Rush took that “just trying to help out” attitude into his college career. He’d been a standout high school player, averaging nearly 16 points as a senior at The Barstow School, leading the team to three state championship appearances and a state title and making all-conference and all-state teams. He had offers to play at Ivy League schools and could have stayed in Kansas City, but Carolina was his dream school.

“[The Carolina coaching staff] talked to me a couple of times on the phone, came to a couple of games when I was in high school, so it wasn’t the typical process of walking on,” Rush says. Williams discussed the possibility of an eventual scholarship, but nothing was promised. “I was just so ecstatic and thrilled to be a part of the team that that was the least of my concerns,” Rush says, “but he definitely said it was a possibility.”

Shea Rush (center) - photo courtesy Smith Hardy

Shea Rush (center) - photo courtesy Smith Hardy

Though he had a minimal impact on the box score in his freshman year, Rush’s contributions in practice were valued highly by his teammates. Essentially a scout, he would study the tendencies of the standout players that the Tar Heels were due to face —like Oregon’s Dillon Brooks in the Final Four— and mimic them for his teammates. It’s a responsibility he took seriously, and he performed it well.

“It’s extremely rewarding to go out there and play against those guys and push them to be better,” he says, “because in turn, when you’re watching the game and you see something that you were told to focus on in practice, and then they play it right, defend it right, that’s an extremely rewarding feeling, and it’s almost as rewarding as if you were on the court doing it in the actual game.”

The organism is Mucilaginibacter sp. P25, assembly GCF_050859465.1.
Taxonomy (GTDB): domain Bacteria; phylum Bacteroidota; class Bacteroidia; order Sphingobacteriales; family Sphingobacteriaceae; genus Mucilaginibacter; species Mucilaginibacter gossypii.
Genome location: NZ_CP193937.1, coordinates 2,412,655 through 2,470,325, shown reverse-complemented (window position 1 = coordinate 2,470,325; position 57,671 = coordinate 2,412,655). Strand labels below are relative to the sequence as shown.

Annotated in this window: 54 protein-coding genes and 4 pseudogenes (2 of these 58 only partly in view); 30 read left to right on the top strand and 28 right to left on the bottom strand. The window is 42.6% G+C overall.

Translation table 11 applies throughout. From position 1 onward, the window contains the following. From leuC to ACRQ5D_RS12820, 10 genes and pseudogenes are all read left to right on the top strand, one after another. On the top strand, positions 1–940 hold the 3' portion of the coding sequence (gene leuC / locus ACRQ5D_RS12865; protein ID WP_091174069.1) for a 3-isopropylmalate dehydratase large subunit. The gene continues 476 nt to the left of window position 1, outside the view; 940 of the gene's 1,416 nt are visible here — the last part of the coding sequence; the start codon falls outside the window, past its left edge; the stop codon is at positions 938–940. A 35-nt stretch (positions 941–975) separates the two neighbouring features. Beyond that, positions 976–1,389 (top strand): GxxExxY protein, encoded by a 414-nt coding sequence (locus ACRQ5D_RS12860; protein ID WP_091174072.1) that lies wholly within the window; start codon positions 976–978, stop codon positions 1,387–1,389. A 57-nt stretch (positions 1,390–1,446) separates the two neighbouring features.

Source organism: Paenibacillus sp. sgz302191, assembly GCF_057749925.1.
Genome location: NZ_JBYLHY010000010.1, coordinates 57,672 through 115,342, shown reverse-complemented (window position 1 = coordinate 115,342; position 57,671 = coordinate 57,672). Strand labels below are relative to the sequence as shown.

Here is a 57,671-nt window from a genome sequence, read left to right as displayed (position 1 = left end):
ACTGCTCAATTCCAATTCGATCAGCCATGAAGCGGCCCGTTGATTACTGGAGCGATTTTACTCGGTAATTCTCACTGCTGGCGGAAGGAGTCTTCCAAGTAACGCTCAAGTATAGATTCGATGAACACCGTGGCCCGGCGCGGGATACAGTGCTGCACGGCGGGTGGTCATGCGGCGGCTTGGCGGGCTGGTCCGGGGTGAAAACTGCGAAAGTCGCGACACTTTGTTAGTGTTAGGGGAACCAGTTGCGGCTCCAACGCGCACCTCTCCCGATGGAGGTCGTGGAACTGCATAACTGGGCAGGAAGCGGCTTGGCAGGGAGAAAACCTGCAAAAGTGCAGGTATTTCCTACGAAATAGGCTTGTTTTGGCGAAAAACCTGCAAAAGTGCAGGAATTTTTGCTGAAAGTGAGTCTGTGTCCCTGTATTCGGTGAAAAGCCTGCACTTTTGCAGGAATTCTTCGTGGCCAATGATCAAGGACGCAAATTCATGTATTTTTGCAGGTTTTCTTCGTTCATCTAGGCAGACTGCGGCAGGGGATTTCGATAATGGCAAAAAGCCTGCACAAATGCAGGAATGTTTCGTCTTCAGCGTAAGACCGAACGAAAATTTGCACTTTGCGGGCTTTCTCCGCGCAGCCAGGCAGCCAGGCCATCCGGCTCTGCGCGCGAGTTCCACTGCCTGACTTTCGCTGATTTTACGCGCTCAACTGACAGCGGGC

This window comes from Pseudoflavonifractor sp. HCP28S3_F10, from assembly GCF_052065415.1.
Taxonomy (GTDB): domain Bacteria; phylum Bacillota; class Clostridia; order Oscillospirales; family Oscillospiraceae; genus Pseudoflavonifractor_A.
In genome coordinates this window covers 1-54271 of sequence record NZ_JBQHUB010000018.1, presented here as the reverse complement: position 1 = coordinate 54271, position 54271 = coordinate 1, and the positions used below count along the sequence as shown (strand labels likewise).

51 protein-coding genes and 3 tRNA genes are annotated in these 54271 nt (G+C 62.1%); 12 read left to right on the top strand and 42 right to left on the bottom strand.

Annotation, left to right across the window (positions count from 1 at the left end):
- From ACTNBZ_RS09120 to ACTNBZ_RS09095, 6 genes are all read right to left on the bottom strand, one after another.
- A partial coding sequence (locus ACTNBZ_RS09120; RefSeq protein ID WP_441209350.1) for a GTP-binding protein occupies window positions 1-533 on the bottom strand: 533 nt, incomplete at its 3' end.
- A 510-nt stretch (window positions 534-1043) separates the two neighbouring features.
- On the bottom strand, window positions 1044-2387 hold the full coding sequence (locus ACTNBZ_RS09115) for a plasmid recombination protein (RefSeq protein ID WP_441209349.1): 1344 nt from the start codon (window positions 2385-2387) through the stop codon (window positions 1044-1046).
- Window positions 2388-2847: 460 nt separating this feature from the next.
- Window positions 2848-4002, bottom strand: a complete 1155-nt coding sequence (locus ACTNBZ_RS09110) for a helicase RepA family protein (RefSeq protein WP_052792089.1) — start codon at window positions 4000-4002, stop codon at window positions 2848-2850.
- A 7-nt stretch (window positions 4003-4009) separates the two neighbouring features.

Now in his sophomore season, Rush has an opportunity to increase his role. With three starters and two key reserves gone from last year’s team, Rush’s may be called upon to bring his practice experience to games. “I’m playing pretty well right now, trying to find a role that helps the team the best I can. I think that will figure itself out.”

There’s certainly precedent for a walk-on to earn a scholarship and then become a key player. Rush only needs to look down the roster at Luke Maye, who walked on as a freshman, received a scholarship and then sent Carolina to the Final Four with a game-winning shot to beat Kentucky. And now Walker Miller (brother of former Tar Heel Wes) and K.J. Smith (son of Kenny) are invited walk-ons with the chance to make contributions of their own in the future.

Whether or not his minutes increase, whether he has a greater impact on the box score, Rush’s team is better for having him on the roster. “I love this program,” he says, “and so I was willing to give up playing right away (elsewhere) to be able to follow my dream. In another situation, I wouldn’t be nearly as happy. There’s not a day when I’m here when I’m not smiling a full smile.”

It’s that attitude, that enthusiasm that Roy Williams saw in Shea Rush and that he recognized by awarding the scholarship.

courtesy Jeffrey Camarati/UNC Athletics

courtesy Jeffrey Camarati/UNC Athletics

“As a kid, this was my dream,” Rush says. “It was my dream to play here, but it was also my dream to be a scholarship player, and I just worked toward that goal. Coach blessed me with the opportunity to play here last year, and I just worked as hard as I could throughout the year, and so for him to give me a scholarship, it’s the ultimate way of him being able to tell me that I’m doing an alright job.

“He could tell you ‘good pass’ or ‘good shot,’ but it’s the whole body of work that I’m concerned about —in the classroom, on the court, in the community— and I think this is the ultimate way to show that appreciation.”